State v. Gibson

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Justia Opinion Summary

The Supreme Court affirmed the decision of the court of appeals reversing the judgment of the district court granting Defendant's motion to suppress evidence seized from his vehicle during a traffic stop, holding that a driver violates Minn. Stat. 169.30(b) by driving past the stop sign or stop line before coming to a complete stop.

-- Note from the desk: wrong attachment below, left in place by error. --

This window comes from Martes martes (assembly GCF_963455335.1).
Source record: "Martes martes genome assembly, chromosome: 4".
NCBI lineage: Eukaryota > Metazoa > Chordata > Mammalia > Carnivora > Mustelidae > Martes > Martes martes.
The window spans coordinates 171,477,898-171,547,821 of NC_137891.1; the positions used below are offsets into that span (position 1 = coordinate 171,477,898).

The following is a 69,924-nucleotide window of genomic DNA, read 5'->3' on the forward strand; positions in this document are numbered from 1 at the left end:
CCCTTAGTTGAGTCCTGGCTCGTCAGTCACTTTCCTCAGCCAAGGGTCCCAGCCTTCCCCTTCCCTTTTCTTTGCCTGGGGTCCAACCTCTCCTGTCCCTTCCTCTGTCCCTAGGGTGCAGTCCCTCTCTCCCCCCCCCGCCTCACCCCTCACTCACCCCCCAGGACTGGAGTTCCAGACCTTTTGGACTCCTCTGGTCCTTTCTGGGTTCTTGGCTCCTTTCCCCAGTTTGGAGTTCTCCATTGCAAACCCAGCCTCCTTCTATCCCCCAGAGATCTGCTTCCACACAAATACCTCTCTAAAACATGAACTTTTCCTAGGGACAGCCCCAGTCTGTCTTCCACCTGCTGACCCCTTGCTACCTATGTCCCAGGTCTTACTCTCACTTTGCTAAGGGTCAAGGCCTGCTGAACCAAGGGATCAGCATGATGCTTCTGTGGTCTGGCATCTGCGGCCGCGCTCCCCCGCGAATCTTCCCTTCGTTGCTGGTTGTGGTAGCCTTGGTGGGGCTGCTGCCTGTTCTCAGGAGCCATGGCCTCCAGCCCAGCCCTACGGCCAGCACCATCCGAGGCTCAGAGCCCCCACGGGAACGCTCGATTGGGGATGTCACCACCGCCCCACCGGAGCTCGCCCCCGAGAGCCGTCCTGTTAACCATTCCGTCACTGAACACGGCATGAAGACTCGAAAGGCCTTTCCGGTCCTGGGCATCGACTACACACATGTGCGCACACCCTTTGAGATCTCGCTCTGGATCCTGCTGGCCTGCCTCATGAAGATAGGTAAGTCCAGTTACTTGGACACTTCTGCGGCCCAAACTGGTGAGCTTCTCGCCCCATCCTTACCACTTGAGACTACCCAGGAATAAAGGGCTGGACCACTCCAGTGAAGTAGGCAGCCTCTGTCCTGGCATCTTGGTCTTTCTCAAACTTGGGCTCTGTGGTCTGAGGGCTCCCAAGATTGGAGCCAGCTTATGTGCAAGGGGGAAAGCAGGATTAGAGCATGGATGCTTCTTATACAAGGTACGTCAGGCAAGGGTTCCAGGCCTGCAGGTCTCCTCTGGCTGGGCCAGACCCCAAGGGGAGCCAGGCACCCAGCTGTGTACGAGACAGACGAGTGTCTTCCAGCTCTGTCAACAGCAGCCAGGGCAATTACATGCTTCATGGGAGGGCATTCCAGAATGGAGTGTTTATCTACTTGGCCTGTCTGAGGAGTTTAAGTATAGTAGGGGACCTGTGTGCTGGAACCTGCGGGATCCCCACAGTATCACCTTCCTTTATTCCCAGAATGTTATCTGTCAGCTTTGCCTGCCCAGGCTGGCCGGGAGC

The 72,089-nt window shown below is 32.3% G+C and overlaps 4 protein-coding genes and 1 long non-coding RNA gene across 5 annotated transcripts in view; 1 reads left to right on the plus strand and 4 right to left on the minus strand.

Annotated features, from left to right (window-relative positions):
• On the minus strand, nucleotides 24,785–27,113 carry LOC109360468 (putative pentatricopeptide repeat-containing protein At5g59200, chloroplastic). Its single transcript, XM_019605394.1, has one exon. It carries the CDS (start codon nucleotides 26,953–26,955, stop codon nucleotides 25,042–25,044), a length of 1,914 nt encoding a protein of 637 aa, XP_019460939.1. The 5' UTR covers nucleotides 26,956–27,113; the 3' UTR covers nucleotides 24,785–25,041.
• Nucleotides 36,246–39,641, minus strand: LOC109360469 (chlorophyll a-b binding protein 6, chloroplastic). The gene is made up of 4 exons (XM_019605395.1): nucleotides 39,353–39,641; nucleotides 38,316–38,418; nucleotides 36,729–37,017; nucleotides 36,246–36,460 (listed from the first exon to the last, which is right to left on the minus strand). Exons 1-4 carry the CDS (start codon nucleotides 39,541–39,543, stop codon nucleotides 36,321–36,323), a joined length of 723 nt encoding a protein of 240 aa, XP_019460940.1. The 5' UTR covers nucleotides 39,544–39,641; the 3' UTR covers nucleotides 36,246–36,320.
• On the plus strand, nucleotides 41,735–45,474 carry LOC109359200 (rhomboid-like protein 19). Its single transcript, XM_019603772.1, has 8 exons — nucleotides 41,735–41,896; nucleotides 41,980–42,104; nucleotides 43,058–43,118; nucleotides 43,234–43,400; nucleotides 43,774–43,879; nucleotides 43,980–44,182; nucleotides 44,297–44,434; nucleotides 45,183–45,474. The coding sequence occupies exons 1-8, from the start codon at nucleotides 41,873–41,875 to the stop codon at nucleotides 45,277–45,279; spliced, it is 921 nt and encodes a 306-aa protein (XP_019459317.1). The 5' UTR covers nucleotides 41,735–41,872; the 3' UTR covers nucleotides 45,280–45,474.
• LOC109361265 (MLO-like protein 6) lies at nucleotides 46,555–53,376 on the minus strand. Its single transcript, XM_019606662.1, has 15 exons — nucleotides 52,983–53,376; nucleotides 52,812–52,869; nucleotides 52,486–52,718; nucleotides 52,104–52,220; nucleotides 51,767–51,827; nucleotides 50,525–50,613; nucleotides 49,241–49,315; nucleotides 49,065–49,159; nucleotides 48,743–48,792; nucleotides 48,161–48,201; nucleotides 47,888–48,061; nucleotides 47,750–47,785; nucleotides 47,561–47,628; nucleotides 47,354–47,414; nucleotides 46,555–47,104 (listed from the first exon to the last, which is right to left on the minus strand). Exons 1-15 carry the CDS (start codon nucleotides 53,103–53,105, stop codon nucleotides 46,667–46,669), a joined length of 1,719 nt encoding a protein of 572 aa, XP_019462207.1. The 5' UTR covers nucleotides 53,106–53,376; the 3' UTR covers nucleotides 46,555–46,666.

Defendant's vehicle was stopped after he failed to stop at a stop sign and stop line. The district court suppressed the evidence seized from Defendant's vehicle, concluding that the traffic stop was unlawful because Minn. Stat. 169.30(b) requires a driver "to stop at the intersection, not at the stop sign or stop line." The court of appeals reversed. The Supreme Court affirmed, holding (1) section 169.30(b) is violated when the driver a vehicle drives past the stop sign or stop line before coming to a complete stop; and (2) because Defendant failed to bring his vehicle to a complete stop before he drove his vehicle past the stop line and the stop sign, the traffic stop was lawful.